The west coast of the Americas has experienced dramatic change — in sea level, landscape, and climate — over the past hundred million years. We know because we can see the change in the kinds of rocks we find along the coast, and in the fossil remains we find within those rocks. Natural history museums manage large collections of fossils so that present and future scientists can study and better understand the history of our Pacific coastlines, and apply those understandings to the future. Nine museums are partnering to make their Pacific coast fossil data available through the Eastern Pacific Invertebrate Communities of the Cenozoic (EPICC) project.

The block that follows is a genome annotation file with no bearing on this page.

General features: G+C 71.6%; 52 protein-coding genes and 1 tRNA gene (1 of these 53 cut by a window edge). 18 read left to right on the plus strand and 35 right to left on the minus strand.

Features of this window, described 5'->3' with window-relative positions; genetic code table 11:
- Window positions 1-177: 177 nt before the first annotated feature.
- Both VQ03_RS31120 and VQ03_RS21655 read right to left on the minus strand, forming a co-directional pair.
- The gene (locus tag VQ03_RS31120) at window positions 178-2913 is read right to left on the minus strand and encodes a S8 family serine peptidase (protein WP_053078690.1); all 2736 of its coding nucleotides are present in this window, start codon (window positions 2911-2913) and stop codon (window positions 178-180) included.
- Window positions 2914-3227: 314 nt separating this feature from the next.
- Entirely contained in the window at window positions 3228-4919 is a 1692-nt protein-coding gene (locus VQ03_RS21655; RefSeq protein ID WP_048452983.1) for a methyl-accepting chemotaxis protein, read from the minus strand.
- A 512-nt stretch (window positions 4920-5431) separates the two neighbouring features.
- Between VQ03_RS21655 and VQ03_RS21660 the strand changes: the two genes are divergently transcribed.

The fossils represented in the EPICC museum collections and the field sites from which they were collected are both fascinating and of great value educationally. Materials the EPICC project developed for broader audiences includes virtual visits — “virtual fieldwork experiences” (VFE) — to classic paleontological field sites using images of outcrops, fossils, and the maps of each site. The first of the sites to be documented through a VFE is the Kettleman Hills in Central California.